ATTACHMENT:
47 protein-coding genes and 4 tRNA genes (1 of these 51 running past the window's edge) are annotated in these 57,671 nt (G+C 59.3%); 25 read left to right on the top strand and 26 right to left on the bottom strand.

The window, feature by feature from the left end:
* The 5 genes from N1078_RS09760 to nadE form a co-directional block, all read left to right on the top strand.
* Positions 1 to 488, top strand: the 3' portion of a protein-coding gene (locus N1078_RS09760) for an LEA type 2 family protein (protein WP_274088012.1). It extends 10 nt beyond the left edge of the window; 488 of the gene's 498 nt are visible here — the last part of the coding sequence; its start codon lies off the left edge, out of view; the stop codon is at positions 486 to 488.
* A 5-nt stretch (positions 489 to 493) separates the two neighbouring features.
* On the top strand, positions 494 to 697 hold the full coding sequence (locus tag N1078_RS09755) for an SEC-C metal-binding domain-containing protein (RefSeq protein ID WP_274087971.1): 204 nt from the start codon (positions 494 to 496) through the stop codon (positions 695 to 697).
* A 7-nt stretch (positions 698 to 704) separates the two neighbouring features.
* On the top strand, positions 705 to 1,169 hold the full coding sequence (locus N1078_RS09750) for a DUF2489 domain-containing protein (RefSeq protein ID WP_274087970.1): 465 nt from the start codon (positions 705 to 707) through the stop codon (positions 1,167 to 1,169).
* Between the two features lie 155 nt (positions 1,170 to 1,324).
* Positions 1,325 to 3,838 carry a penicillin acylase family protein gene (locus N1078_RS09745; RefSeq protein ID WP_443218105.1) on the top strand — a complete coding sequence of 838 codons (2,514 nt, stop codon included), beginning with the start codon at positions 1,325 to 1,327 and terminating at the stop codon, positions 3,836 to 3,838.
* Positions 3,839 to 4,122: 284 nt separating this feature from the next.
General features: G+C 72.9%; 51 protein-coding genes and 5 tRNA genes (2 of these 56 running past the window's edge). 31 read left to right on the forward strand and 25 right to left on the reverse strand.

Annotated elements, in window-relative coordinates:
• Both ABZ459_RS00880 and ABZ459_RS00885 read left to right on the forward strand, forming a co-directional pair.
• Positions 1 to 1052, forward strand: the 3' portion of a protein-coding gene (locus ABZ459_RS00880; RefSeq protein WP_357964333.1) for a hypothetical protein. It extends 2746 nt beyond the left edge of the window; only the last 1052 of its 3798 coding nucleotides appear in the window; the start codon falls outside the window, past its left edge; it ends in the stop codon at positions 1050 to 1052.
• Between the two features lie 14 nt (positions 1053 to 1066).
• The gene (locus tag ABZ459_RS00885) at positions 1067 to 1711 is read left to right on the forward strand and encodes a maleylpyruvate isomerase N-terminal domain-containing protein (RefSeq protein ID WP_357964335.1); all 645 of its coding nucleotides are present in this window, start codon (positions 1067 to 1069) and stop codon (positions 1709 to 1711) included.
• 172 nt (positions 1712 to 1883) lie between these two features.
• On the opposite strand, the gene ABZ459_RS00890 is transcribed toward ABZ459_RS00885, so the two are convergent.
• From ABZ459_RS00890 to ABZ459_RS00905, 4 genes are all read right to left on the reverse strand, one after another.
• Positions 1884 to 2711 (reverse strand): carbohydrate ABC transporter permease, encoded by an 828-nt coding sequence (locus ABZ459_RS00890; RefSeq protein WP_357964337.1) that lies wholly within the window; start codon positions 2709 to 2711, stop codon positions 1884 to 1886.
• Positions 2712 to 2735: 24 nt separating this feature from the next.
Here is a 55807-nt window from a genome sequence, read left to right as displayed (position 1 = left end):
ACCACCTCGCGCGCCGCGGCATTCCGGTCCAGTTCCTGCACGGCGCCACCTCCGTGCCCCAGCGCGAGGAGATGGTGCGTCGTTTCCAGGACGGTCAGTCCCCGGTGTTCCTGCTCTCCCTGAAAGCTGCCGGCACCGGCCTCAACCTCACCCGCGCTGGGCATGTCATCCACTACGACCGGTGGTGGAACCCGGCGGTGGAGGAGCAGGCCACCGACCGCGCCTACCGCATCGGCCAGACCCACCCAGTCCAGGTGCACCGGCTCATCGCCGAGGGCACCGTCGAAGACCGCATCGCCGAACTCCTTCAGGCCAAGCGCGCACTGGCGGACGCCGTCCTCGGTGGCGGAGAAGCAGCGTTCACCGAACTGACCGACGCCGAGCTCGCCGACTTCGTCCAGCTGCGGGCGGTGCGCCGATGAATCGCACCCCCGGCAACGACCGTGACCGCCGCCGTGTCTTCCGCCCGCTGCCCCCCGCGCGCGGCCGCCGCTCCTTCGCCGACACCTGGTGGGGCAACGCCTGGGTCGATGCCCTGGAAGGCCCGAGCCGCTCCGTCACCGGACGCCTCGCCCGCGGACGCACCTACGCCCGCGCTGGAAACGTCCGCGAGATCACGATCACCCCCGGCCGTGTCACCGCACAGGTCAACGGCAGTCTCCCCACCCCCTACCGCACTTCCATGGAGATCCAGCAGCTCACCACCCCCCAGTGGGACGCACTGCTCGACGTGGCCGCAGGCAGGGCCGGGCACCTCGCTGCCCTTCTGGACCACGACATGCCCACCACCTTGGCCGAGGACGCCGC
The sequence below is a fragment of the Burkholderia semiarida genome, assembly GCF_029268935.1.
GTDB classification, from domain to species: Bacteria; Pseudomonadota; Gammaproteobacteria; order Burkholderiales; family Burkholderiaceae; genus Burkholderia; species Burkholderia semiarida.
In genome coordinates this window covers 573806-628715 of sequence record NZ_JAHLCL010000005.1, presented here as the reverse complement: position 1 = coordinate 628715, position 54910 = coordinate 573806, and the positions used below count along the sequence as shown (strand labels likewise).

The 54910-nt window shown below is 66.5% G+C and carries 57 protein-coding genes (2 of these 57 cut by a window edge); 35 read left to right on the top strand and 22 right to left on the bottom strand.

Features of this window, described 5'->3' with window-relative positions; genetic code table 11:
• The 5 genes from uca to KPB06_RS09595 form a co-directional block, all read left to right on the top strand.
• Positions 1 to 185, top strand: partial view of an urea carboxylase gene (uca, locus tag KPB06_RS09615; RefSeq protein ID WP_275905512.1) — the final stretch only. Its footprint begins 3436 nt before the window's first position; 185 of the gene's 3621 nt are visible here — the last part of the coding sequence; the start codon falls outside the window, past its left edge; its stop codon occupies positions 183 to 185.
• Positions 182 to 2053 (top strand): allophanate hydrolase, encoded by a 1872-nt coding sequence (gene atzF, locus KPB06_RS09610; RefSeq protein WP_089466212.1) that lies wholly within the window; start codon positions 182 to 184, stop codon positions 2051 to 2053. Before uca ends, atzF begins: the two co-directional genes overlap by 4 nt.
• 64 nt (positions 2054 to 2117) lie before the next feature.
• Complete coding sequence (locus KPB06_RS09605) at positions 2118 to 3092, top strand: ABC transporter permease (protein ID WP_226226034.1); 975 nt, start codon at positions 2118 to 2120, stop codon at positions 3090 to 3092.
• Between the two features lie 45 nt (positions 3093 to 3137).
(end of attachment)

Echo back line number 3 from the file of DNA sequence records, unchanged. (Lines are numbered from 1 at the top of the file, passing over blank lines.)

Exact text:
* The 5 genes from N1078_RS09760 to nadE form a co-directional block, all read left to right on the top strand.